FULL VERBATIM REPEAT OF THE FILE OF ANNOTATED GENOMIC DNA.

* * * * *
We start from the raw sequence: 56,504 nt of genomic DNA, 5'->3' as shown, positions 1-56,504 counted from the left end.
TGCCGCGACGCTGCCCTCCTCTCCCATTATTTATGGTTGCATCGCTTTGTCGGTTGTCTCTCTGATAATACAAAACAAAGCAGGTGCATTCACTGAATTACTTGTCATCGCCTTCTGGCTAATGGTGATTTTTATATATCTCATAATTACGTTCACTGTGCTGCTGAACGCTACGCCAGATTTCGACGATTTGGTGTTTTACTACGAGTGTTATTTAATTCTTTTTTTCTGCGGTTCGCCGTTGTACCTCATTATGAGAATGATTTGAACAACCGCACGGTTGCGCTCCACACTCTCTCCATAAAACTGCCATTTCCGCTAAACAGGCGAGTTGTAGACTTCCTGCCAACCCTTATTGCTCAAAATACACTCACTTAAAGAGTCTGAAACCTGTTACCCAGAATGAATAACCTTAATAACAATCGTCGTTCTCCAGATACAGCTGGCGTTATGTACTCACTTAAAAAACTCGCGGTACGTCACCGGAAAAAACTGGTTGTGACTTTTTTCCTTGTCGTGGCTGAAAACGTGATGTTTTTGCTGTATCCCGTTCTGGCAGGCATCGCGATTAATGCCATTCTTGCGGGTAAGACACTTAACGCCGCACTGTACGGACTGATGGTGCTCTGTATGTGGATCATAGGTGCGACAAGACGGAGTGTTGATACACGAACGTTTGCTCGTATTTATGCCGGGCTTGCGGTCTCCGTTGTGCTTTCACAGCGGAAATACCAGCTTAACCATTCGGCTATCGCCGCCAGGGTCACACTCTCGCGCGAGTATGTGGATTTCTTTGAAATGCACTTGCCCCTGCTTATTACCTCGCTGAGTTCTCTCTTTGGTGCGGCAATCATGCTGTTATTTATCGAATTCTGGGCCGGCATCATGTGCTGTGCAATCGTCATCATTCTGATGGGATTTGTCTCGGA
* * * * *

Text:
We start from the raw sequence: 56,504 nt of genomic DNA, 5'->3' as shown, positions 1-56,504 counted from the left end.
TGCCGCGACGCTGCCCTCCTCTCCCATTATTTATGGTTGCATCGCTTTGTCGGTTGTCTCTCTGATAATACAAAACAAAGCAGGTGCATTCACTGAATTACTTGTCATCGCCTTCTGGCTAATGGTGATTTTTATATATCTCATAATTACGTTCACTGTGCTGCTGAACGCTACGCCAGATTTCGACGATTTGGTGTTTTACTACGAGTGTTATTTAATTCTTTTTTTCTGCGGTTCGCCGTTGTACCTCATTATGAGAATGATTTGAACAACCGCACGGTTGCGCTCCACACTCTCTCCATAAAACTGCCATTTCCGCTAAACAGGCGAGTTGTAGACTTCCTGCCAACCCTTATTGCTCAAAATACACTCACTTAAAGAGTCTGAAACCTGTTACCCAGAATGAATAACCTTAATAACAATCGTCGTTCTCCAGATACAGCTGGCGTTATGTACTCACTTAAAAAACTCGCGGTACGTCACCGGAAAAAACTGGTTGTGACTTTTTTCCTTGTCGTGGCTGAAAACGTGATGTTTTTGCTGTATCCCGTTCTGGCAGGCATCGCGATTAATGCCATTCTTGCGGGTAAGACACTTAACGCCGCACTGTACGGACTGATGGTGCTCTGTATGTGGATCATAGGTGCGACAAGACGGAGTGTTGATACACGAACGTTTGCTCGTATTTATGCCGGGCTTGCGGTCTCCGTTGTGCTTTCACAGCGGAAATACCAGCTTAACCATTCGGCTATCGCCGCCAGGGTCACACTCTCGCGCGAGTATGTGGATTTCTTTGAAATGCACTTGCCCCTGCTTATTACCTCGCTGAGTTCTCTCTTTGGTGCGGCAATCATGCTGTTATTTATCGAATTCTGGGCCGGCATCATGTGCTGTGCAATCGTCATCATTCTGATGGGATTTGTCTCGGA